Don lived for years in the Chicago area, working hard and trying to keep up with the fast pace of his profession. Several years ago, he left the city and took a job on a somewhat remote college campus run by Benedictines. While visiting on the campus once, he and I walked the carefully cared-for grounds, talking about our faith. "Since coming here," Don said, "I've given up my spiritual journey."
I could tell from his smile that he had a point to make, so I asked what he meant. "Well, you know, we Christians talk a lot about our spiritual journeys. We get excited about experiences and go places looking for the next spiritual high. We say God called us here. Then God calls us there. But it's all so individualistic. It's all so focused on little 'lessons' or 'insights' that we're supposed to take with us to the next place." Don paused and looked around at some of the old men in long black robes who were walking by us on the campus. "I think I'm learning from these guys that God can change us if we'll settle down in one place. So I've given up my spiritual journey. I'm going to just stay with God here and see how I can grow."
We cannot ignore the many ways that our culture of hyper-mobility has shaped how we think about our spiritual lives. Thanks to cheap plane tickets and strong economies, we can go more places now than we've ever been able to go before. We go to Italy to see where Francis lived and to Ireland to learn about Celtic Christianity. In spite of the obstacles of military occupation, we may even go to Israel and Palestine to walk where Jesus walked. We go to conferences to hear from the latest spiritual gurus and we go to retreat centers to find some solace in our busy lives.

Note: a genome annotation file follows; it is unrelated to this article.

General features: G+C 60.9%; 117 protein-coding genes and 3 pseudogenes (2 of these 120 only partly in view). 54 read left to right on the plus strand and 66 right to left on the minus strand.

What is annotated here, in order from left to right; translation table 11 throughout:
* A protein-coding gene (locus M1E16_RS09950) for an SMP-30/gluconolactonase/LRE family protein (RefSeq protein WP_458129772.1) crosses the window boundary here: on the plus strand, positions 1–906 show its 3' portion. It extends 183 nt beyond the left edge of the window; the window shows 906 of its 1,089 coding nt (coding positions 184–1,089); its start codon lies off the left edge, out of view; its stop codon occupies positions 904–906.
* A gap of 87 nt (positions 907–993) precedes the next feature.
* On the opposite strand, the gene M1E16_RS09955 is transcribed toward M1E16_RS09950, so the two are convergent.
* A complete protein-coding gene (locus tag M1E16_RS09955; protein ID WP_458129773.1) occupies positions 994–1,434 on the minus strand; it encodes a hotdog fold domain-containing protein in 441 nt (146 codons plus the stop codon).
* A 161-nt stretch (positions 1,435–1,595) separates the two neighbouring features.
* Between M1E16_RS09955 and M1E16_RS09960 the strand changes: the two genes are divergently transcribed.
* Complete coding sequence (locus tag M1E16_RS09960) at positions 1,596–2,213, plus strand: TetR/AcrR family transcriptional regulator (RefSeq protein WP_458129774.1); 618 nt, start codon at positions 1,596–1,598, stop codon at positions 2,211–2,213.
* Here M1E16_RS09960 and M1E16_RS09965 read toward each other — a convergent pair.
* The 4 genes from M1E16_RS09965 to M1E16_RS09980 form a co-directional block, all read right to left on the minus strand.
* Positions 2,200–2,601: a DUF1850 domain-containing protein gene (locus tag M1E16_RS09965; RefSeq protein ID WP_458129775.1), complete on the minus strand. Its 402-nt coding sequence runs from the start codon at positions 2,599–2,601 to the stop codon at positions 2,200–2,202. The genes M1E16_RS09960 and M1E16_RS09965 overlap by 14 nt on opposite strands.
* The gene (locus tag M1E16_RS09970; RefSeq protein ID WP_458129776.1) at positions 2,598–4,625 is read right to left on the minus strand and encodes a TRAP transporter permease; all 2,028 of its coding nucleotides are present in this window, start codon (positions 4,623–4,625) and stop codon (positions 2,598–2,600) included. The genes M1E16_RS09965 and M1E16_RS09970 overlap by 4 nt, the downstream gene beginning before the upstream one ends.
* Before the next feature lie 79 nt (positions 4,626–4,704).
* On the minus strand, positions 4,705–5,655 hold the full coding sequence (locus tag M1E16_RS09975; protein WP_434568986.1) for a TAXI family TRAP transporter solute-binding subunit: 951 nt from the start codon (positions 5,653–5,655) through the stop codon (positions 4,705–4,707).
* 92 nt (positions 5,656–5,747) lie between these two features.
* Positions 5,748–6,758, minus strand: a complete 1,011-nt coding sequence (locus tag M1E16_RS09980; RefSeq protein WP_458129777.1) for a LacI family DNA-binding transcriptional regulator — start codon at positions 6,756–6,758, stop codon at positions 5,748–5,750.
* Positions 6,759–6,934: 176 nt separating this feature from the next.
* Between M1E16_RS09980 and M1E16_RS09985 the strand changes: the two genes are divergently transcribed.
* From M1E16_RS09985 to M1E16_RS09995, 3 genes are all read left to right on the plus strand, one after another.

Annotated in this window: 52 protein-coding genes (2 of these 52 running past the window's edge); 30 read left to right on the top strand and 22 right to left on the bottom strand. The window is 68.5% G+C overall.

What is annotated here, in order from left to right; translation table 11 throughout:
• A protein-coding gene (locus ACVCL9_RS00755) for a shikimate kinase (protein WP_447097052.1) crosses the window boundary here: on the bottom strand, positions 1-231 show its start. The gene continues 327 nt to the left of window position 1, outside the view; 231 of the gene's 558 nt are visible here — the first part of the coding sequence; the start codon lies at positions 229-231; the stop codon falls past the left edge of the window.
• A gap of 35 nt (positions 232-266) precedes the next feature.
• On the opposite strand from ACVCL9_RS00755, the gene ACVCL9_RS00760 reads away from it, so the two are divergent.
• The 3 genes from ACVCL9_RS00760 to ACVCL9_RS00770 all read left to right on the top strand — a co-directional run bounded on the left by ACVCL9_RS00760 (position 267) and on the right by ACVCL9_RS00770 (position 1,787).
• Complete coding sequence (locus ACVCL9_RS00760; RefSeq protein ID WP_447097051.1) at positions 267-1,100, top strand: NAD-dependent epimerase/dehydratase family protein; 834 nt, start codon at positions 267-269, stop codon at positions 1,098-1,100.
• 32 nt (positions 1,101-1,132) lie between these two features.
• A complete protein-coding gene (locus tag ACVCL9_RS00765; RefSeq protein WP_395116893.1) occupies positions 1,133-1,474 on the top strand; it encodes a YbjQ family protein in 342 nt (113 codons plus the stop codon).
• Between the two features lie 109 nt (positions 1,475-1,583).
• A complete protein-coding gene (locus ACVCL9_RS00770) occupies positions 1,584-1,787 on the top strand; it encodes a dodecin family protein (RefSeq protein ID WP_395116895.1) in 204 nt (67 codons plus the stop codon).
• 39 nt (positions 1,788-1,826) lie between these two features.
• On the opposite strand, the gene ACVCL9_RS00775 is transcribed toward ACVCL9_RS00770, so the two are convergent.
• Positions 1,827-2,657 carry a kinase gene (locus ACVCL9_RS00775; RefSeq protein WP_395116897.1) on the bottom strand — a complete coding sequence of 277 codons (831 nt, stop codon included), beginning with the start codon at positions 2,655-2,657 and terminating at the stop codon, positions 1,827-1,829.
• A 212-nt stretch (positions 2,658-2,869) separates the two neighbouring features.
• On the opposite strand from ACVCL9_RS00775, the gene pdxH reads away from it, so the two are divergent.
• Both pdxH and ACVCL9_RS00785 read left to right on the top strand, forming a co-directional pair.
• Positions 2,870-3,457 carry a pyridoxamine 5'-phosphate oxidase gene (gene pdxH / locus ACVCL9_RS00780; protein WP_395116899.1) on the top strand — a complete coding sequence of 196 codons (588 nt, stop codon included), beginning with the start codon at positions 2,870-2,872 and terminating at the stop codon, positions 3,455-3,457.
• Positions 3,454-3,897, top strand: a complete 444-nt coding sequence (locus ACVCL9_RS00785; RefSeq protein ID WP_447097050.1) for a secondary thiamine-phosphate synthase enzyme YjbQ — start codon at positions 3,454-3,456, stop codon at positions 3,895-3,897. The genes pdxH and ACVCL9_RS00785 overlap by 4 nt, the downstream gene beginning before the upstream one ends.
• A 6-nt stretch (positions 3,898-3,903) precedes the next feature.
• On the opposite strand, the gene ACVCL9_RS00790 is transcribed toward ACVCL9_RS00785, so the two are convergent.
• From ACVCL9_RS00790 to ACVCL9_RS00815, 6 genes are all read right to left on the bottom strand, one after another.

Of course, we find some good in all these places. But picking up fragments of spiritual wisdom can begin to feel like trying to piece together a tree from limbs that we've broken off here and there. Even if we gather enough limbs to make a tree, something is still missing. Life just isn't in the pieces the same way it is in a tree whose roots are fixed in the soil of a particular place.
The practice of stability invites us to give up spiritual journeys for the sake of growing in a life with God. As it turns out, people have been doing this for thousands of years. The forth century desert Father, Abba Anthony, said, "In whatever place you find yourself, do not easily leave it." For over 1500 years, Benedictines have made stability a vow. For a host of reasons, staying put is becoming something of a movement of its own today. This is good news for those of us who've dug wells three feet deep in 10 different places and become frustrated that we haven't hit water. It's good news for neighborhoods that have been passed over and used for their cheap labor. And if the scientists are right about historically unprecedented climate change, this is good news for the earth too. It may well be that the most important thing we can do in our time for social justice is to give up our spiritual journeys and put down some roots for life with God and other people.
I've written more about this in my book, The Wisdom of Stability: Rooting Faith in a Mobile Culture, which released this week. You can watch a short video about it here.
Jonathan Wilson-Hartgrove is an author, speaker, and new monastic who's put down roots in the Walltown neighborhood of Durham, NC (www.jonathanwilsonhartgrove.com).